(Cardamine nasturtioides)

Common Name Latin Name Plant Family
Cardamine nasturtioides
Cruciferae

None known

  • Medicinal Use

    None known

  • Edible Use

    Leaves – raw[46, 105, 177]. A hot pungent flavour, they can be used as an addition to salads.

  • Cautionary Notes

    None known

Cultivation & Habitat

Seed – sow outdoors in a seedbed in a shady position in April. Plant out in autumn or spring. Division in the spring. Very easy, larger clumps can be replanted direct into their permanent positions, though it is best to pot up smaller clumps and grow them on in a cold frame until they are rooting well. Plant them out in the summer or following spring.
We have very little information on this species and do not know if it will be hardy in Britain, though judging by its native range it could succeed outdoors in many parts of this country. The following notes are based on the general needs of the genus. Prefers a moist humus rich soil in shade or semi-shade[200] but succeeds in most soils that are not dry[1].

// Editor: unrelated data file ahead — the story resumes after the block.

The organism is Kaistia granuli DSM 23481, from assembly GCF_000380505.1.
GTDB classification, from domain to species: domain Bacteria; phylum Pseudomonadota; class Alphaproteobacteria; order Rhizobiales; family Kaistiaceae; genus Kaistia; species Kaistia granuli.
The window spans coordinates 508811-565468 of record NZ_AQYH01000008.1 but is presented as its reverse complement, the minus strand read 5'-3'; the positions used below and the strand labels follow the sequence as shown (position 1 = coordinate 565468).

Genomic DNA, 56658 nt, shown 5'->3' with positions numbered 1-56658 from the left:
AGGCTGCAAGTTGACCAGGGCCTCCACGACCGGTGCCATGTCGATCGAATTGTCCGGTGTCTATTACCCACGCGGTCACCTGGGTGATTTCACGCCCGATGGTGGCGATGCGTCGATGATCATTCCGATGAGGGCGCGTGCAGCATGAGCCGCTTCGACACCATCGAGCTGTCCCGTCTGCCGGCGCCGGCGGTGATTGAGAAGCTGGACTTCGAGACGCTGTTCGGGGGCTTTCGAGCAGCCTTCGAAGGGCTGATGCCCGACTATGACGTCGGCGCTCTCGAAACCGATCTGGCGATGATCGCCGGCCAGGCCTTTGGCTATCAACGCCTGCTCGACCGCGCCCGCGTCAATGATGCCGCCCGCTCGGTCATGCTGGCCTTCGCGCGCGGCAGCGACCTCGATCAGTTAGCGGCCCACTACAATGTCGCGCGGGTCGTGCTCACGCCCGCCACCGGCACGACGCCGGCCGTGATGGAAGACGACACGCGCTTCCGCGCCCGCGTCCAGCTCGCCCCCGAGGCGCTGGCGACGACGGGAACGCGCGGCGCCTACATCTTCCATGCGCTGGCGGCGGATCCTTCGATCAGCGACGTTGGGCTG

S. America – Chile.

Become ungovernable, break the chains of the matrix; grow and forage your own food and medicine.

*None of the information on this website qualifies as professional medical advice. Take only what resonates with your heart and use your own personal responsibility for what’s best for you. For more information [brackets] [000], see bibliography.